The Working Waterfront

Report: Aquaculture workforce must grow rapidly


Posted 2020-09-09
Last Modified 2020-10-04

A report by the Gulf of Maine Research Institute identifies the labor needs of Maine’s growing aquaculture industry and charts a course for the state to establish a comprehensive workforce training system to meet the demand.

The report—produced in partnership with the Maine Aquaculture Association and Educate Maine, with support from FocusMaine—captures the findings of a project team that included local partners, industry voices, and a team of outside experts drawn from four Scottish consulting firms.

The work drew on extensive interviews with Maine aquaculture businesses, including established and prospective land-based operations, marine producers, service providers, and supply chain companies.

“With so many businesses, NGOs, and individuals invested in the responsible growth of this industry, we knew this project needed to be a true collaboration,” said Chris Vonderweidt, GMRI’s aquaculture program manager, who led the 18-month project. “It’s crucial for all of us to understand what workforce development efforts are required to realize the potential for Maine’s coastal economy and working waterfronts.”

Maine’s aquaculture industry includes a constellation of largely owner-operator scale shellfish and marine algae farms, mid-sized service providers, and large-scale finfish production operations. New production models, such as land-based recirculating aquaculture systems, provide yet another growing employment opportunity in this sector, according to the report.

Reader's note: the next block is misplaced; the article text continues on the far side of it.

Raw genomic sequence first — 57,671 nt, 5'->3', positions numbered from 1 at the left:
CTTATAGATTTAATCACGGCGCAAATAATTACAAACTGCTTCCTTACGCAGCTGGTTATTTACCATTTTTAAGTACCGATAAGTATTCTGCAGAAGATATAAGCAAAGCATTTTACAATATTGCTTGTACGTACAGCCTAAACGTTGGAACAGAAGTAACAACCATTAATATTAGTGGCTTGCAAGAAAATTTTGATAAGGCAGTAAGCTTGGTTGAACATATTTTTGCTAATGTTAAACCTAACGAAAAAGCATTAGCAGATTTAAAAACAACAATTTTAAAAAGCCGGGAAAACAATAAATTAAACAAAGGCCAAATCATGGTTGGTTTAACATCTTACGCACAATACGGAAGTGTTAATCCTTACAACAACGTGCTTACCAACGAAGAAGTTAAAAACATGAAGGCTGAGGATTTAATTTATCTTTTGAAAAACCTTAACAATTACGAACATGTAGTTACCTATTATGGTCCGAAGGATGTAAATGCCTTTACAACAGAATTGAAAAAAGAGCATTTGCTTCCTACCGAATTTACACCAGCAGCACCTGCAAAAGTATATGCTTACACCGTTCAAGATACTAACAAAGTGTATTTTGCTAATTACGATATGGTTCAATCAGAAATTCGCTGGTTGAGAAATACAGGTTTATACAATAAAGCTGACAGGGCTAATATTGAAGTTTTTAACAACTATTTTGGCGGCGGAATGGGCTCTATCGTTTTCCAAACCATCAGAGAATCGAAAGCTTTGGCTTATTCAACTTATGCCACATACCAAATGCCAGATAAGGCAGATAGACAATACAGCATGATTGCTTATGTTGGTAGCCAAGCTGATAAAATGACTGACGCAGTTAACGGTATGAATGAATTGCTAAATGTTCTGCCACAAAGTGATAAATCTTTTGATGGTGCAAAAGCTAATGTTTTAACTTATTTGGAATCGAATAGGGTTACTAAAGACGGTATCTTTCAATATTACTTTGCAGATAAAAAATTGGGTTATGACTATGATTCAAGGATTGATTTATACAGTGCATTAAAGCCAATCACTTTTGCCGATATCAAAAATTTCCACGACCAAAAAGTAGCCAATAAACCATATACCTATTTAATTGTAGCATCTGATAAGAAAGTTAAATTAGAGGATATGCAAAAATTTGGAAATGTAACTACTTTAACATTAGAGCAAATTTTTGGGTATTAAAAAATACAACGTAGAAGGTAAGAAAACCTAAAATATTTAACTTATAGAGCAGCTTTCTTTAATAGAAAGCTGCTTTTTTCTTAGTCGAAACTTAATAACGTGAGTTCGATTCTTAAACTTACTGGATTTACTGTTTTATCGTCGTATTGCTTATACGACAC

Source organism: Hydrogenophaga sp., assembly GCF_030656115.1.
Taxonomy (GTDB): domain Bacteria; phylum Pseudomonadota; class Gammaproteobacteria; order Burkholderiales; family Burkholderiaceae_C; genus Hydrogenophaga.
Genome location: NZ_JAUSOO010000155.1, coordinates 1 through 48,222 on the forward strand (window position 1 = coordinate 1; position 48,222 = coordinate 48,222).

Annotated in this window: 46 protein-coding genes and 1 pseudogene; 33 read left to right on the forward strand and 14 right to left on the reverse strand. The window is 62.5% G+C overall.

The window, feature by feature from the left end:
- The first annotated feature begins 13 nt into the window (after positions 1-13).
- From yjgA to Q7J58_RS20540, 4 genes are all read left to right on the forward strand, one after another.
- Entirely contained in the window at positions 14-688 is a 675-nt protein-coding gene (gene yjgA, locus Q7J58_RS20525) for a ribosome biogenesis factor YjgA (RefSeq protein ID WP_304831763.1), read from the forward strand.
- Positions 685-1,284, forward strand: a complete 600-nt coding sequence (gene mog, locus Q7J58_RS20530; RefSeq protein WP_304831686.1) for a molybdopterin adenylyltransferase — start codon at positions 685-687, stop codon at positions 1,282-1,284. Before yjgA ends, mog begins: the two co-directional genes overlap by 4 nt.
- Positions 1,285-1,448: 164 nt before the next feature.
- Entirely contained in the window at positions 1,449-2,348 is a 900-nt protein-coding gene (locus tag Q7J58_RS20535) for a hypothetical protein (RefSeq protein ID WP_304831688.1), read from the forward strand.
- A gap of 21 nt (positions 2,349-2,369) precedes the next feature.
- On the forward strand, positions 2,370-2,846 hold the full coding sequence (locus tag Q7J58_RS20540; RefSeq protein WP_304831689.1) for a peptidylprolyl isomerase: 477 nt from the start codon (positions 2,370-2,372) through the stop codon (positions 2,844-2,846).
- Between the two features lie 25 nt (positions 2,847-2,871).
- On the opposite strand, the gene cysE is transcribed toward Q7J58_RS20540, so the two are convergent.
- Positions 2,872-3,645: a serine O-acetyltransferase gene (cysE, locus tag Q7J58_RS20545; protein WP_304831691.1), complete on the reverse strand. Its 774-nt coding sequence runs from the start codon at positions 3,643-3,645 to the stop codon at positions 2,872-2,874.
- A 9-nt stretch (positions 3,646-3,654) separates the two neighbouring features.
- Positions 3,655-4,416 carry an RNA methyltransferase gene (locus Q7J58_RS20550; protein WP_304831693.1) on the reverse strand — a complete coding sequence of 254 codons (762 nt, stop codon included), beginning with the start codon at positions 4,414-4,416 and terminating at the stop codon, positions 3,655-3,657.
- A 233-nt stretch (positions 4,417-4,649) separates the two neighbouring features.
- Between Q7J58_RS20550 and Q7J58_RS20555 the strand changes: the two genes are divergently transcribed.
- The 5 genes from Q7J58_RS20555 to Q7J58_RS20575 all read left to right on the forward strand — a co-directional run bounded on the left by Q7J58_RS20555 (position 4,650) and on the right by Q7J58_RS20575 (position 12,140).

While the needs of these various business models are wide-ranging and variable, one common need emerged from the study: an expanded pool of well-trained workers.

Maine’s total aquaculture workforce exceeds 600 direct employees, plus auxiliary services, further trades, transport, processing, equipment supply, and retail employment across the value chain.

Based on interviews with existing and prospective business owners, the industry will require an influx of new trained workers in the coming years. By 2022, the aquaculture workforce is projected to include around 880 employees across production and related activities, and over 1,600 across the supply chain. By 2030, the workforce could exceed 1,000 direct employees, and over 2,000 in the total production, supply chain and downstream markets.

Without a deliberate effort to train and develop these workers, Mainers may not realize the full economic benefit of this expanding industry.

“Finding workers with the right skills is a year-after-year challenge for Mook Sea Farm,” said Bill Mook, owner of Mook Sea Farm.

After identifying the scale of the workforce needed, the report identifies Maine’s community colleges and career technical education centers as well-prepared to create learning opportunities that meet industry demand.

The report specifically recommends the creation of three vocational hubs across the state to provide vocational training specific to aquaculture: Southern Maine Community College in South Portland, the Mid-Coast School of Technology in Rockland, and Washington County Community College in Calais.

Among the other recommendations made within the report are:

  • a Maine Department of Labor-approved aquaculture apprenticeship program
  • the development of new occupational standards
  • and marketing support to promote the new learning opportunities.

For more on this project, including both the full Maine Aquaculture Workforce Development Strategy report and a Summary Report, please visit:….